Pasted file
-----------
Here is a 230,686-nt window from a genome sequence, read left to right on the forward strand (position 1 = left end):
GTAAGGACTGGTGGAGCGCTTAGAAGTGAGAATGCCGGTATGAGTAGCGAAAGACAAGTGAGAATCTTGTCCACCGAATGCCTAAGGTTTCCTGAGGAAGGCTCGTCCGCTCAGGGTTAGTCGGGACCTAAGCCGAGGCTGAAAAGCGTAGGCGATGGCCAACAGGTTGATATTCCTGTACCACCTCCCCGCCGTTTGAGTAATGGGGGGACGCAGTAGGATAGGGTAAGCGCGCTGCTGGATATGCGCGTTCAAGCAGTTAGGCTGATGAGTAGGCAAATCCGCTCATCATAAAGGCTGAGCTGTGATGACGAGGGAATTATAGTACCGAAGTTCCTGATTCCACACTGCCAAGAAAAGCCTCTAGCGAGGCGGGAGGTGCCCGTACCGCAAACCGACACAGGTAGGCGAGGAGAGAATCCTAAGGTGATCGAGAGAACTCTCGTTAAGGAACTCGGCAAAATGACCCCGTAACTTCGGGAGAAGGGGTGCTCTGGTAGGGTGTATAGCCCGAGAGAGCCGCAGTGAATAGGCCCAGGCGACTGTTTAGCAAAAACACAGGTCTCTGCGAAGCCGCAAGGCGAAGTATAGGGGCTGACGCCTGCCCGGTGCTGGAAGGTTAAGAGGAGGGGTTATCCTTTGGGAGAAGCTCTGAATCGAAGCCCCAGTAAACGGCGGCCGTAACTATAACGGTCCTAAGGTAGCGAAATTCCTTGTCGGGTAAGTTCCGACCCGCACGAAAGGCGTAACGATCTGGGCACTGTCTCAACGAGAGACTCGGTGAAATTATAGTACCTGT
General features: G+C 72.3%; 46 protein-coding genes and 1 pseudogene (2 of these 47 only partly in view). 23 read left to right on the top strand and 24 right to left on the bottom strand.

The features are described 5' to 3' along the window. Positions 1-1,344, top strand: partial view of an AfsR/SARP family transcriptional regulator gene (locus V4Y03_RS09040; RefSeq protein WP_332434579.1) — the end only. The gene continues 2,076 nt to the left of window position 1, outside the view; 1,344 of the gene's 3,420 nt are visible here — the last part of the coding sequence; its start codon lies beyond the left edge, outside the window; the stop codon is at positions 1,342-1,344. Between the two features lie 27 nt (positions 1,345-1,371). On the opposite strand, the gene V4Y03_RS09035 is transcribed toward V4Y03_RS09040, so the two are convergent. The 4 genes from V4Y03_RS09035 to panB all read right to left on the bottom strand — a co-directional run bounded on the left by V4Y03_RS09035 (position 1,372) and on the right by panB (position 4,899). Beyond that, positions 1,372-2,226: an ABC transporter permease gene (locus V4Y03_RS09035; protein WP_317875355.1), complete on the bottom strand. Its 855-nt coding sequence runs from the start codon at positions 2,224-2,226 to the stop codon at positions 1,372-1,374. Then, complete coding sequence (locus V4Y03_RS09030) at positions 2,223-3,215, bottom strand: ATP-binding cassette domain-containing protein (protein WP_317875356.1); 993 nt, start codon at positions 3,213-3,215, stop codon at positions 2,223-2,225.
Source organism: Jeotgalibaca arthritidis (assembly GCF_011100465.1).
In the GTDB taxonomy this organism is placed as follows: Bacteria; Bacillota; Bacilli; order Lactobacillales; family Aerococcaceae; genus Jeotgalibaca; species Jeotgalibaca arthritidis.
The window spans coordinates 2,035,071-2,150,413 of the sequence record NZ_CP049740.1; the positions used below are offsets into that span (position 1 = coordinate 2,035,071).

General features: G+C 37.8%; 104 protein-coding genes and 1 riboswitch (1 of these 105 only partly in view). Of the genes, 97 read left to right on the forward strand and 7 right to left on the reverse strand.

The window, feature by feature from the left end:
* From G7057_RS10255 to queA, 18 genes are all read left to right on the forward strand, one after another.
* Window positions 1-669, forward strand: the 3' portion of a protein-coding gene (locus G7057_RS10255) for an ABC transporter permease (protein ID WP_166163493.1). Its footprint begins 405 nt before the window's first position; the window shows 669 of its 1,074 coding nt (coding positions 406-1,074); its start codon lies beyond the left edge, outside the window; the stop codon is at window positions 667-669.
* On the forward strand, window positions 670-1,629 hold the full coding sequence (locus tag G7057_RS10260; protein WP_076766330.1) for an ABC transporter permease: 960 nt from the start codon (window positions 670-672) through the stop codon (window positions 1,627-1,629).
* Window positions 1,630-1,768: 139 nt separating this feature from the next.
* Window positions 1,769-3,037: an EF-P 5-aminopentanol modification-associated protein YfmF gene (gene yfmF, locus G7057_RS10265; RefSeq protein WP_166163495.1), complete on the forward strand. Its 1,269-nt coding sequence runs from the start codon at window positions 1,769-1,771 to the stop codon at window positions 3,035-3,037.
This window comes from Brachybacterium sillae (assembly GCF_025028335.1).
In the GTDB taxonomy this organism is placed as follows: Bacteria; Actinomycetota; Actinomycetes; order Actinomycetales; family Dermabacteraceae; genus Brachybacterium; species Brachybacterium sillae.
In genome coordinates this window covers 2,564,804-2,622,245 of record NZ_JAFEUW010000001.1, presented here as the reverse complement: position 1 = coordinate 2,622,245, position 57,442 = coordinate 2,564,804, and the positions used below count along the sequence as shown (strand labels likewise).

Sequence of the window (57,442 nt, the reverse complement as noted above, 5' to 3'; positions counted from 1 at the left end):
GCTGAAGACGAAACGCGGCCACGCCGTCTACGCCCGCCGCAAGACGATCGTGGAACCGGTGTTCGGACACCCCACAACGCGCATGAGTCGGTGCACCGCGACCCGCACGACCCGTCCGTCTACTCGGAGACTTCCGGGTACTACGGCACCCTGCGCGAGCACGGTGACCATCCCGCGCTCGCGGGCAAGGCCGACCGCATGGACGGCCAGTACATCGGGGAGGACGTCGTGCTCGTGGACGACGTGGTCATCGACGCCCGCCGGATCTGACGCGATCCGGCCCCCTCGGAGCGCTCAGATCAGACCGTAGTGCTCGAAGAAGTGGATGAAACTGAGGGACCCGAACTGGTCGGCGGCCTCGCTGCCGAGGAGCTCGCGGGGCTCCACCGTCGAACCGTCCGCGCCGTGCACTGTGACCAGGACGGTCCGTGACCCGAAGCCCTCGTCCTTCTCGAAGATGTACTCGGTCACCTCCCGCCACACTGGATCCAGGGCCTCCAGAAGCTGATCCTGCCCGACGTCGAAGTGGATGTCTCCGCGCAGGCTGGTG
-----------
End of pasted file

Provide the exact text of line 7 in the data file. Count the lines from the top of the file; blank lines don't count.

The window spans coordinates 2,035,071-2,150,413 of the sequence record NZ_CP049740.1; the positions used below are offsets into that span (position 1 = coordinate 2,035,071).